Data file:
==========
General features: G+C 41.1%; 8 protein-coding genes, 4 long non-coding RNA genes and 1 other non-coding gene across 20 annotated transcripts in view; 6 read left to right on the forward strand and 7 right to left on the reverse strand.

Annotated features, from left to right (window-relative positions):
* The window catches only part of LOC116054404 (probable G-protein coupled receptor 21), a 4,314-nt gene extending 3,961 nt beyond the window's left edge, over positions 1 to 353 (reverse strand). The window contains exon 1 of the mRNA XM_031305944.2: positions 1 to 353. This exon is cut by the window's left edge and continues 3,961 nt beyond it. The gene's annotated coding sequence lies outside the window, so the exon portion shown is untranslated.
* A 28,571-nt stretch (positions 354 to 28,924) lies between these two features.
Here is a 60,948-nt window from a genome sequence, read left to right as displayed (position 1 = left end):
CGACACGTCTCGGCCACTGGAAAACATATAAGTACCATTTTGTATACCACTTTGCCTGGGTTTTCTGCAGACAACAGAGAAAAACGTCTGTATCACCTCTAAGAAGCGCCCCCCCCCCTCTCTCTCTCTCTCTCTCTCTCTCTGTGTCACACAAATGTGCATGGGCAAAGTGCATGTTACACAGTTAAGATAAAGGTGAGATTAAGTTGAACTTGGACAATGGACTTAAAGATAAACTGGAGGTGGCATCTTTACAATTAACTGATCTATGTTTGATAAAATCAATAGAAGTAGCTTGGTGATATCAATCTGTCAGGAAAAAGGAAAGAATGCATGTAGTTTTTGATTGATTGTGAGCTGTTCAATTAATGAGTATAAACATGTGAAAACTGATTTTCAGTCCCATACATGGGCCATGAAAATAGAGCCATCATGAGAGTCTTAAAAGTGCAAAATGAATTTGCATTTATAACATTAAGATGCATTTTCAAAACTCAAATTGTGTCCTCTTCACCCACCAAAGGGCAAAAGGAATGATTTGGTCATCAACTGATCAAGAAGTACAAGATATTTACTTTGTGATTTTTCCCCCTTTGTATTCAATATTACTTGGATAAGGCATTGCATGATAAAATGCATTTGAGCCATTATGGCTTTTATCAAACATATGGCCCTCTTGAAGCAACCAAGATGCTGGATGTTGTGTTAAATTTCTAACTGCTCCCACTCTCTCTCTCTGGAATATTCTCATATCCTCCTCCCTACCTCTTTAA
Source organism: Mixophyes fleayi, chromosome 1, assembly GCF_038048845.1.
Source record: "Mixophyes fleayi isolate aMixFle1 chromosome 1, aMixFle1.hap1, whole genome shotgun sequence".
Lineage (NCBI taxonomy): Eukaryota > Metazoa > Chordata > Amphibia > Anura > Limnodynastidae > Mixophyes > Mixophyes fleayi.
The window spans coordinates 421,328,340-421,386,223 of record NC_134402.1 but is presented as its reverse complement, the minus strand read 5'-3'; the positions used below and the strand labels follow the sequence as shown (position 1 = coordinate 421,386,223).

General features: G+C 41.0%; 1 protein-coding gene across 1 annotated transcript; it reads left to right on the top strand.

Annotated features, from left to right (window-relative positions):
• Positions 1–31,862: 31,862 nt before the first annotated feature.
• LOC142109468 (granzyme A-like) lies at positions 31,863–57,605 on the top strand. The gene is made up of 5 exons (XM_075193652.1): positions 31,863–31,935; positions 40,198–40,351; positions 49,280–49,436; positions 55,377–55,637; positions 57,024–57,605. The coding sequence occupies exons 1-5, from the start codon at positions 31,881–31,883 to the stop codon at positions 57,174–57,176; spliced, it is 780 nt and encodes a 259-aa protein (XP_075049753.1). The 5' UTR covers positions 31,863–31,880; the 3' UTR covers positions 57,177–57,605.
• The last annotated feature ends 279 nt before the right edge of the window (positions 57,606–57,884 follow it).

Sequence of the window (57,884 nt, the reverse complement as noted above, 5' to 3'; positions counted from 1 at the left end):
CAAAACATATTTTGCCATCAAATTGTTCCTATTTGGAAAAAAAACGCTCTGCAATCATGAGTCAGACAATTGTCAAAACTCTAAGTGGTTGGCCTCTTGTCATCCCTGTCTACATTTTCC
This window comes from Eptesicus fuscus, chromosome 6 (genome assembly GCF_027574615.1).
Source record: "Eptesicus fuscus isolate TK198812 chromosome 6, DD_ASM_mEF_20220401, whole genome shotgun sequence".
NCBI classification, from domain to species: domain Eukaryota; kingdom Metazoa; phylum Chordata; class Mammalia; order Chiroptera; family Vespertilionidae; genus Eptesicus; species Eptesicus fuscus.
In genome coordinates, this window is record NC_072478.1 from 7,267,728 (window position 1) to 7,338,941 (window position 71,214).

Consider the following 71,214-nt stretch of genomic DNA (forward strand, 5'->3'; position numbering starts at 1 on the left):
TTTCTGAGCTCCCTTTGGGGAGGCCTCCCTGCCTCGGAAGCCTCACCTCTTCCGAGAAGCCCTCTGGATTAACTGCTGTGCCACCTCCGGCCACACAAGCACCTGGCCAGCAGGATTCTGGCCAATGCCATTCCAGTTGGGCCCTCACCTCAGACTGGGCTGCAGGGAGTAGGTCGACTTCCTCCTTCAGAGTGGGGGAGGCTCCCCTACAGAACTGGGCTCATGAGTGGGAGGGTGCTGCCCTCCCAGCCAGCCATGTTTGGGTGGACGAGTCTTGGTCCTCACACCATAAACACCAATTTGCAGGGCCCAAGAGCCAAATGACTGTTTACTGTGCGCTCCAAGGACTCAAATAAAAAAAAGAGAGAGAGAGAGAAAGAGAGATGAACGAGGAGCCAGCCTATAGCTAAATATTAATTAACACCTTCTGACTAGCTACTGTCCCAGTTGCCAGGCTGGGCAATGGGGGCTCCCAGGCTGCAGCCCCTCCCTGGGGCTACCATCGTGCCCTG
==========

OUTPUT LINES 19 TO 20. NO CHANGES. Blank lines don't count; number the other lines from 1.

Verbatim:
Source record: "Eptesicus fuscus isolate TK198812 chromosome 6, DD_ASM_mEF_20220401, whole genome shotgun sequence".
NCBI classification, from domain to species: domain Eukaryota; kingdom Metazoa; phylum Chordata; class Mammalia; order Chiroptera; family Vespertilionidae; genus Eptesicus; species Eptesicus fuscus.